That climate change seems likely to hurt worst those who have contributed least to its creation is a bitter irony. That is, however, exactly the reality we can expect, as poor people in low-lying countries and in arid regions are forced into desperation and conflict. Indeed, a new UNEP report explicitly links the genocide in Darfur to climate change, and warns that the instability environmental decline is producing could lead to "a world going up in flames."
That's bad news. But a new report from the United Nations University highlights just how particularly vulnerable people living in dry-lands regions are:
Desertification — land degradation in arid and semi-arid areas — is a pressing global environmental challenge, currently affecting an estimated 100-200 million people. One-third of all people on Earth — about 2 billion in number — are potential victims. Desertification could bring about mass migration as people are forced to leave lands that can no longer support them, posing an "imminent threat to international stability", according to the report's authors.
What if it turns out, though, that combatting desertification and reducing the impacts of climate change are goals that fit perfectly well together?
That may not be such a pipe dream. It may well be that growing carbon-fixing crops as green belts to check the spread of deserts is a winning strategy:
The report also calls for more work to explore the links between desertification, climate change and biodiversity, such as carbon sequestration — the absorption of carbon dioxide from the atmosphere with plant growing — in drylands to help reverse climate change and simultaneously combat desertification.
What makes it more likely to succeed, perhaps, is the increased understanding in wealthy nations that supporting development in poorer countries that helps fight climate change is in everyone's interest. Already, the clean development mechanism offers one way to make carbon-fixation in the developing world more profitable. But I've been hearing more and more talk in the halls of the conferences I attend (and from the diplomats and international bureaucrats I've talked with) about the idea that a more explicit effort to link development, anti-desertification efforts and carbon sequestration ought to be included in the next global climate agreement (or "Bali" as the shorthand goes, instead of "Kyoto").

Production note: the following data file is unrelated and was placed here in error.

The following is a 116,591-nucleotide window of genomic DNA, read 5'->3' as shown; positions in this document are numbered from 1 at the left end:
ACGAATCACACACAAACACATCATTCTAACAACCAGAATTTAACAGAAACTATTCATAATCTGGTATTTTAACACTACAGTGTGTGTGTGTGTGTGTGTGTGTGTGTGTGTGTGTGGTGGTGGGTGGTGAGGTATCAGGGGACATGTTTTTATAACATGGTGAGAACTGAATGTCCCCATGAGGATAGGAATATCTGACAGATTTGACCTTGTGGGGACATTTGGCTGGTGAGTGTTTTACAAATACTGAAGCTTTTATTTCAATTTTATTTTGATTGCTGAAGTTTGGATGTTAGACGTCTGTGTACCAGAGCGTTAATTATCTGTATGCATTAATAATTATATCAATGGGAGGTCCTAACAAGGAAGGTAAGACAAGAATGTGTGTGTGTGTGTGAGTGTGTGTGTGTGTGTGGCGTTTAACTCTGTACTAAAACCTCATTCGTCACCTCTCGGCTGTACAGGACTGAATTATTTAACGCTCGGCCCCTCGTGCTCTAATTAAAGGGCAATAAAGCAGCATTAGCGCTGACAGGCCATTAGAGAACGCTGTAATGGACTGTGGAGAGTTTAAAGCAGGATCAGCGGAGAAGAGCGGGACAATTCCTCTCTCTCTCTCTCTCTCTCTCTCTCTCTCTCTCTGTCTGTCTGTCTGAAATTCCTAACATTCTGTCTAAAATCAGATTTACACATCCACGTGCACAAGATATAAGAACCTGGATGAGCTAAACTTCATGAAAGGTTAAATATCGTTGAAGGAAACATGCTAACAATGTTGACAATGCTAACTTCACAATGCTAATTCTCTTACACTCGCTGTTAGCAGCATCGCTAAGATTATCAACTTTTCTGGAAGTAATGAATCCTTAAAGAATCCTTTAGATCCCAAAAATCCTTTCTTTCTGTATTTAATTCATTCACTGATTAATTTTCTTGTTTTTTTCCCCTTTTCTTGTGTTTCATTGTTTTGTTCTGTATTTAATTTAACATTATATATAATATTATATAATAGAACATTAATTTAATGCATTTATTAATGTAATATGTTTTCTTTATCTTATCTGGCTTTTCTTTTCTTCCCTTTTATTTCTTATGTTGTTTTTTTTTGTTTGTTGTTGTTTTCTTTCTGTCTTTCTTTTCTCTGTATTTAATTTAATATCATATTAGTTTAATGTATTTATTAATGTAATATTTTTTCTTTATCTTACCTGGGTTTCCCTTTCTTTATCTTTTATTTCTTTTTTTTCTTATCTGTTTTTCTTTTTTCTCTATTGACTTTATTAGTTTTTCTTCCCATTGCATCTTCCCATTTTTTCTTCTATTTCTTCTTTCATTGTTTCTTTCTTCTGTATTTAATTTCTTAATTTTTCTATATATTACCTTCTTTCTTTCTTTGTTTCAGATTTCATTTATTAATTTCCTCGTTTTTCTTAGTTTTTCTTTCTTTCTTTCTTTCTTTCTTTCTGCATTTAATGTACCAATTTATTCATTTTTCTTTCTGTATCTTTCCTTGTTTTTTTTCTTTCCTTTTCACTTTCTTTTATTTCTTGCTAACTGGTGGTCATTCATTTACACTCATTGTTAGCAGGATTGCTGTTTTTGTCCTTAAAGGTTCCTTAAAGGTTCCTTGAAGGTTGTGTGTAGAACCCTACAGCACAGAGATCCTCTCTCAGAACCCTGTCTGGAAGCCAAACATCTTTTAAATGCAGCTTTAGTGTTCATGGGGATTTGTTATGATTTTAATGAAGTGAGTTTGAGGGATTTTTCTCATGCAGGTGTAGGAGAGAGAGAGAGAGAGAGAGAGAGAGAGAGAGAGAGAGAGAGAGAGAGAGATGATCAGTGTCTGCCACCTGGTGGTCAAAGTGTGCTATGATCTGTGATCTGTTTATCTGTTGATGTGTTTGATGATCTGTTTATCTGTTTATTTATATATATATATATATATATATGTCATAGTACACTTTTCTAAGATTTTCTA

In particular, it seems like the Sahel could prove fertile ground for such efforts. For one thing, we suspect the changes in the Sahel to be particularly extreme; for another, there are already some amazing pilot efforts underway there to build greenbelts and preserve farmland. Research into turning hard-hit fallow lands into carbon forests shows promise. In addition, many of the world's future refugees are expected to come from the region, so working now to preserve people's livelihood has an air of preventive medicine to it. Why plant a billion trees to help refugees, when we might plant a billion trees to save communities... and cool the planet in the process?
Planting trees seems always like a good idea, but don't forget it's all temporary sequestration, as the trees will soon be chopped down and burned.
Examples are of green belts (Niger if i remember) chopped down for cooking.
These initiatives must be backed up with the distribution of solar cooker and the education of people to not burn wood but instead builds things with it.
Forests enemy is not man but poverty and ignorance.
Here's an opportunity to give just a little to make a large humanitarian and environmental impact:
The solar cooker project for darfur
Right here in the US we have millions living the American consumer lifestyle in deserts and semi-arid regions - most of which are now experiencing scorching heat waves. One wonders at what point in the future we'll see crises of water supply and weather that will mark the reclaiming of that land (Phoenix, Las Vegas, LA) by the original deserts.
Will there ever be massive tree planting surrounding Las Vegas? Will we ever feel compelled to model behaviors prescribed for poorer regions? Hope so.
We are already seeing water crises as human populations outpace the ability of the environment to feed, shelter, and water them at a sustainable rate. Of note, check out the current once-in-a-century drought in the Southeastern USA, along with the drought along much of the West Coast USA. I wonder at the lack of foresight in buying real estate, for instance, in the areas of the US that are projected to get hotter and that are already now only habitable with significant energy resources used for cooling; Palm Springs, for instance.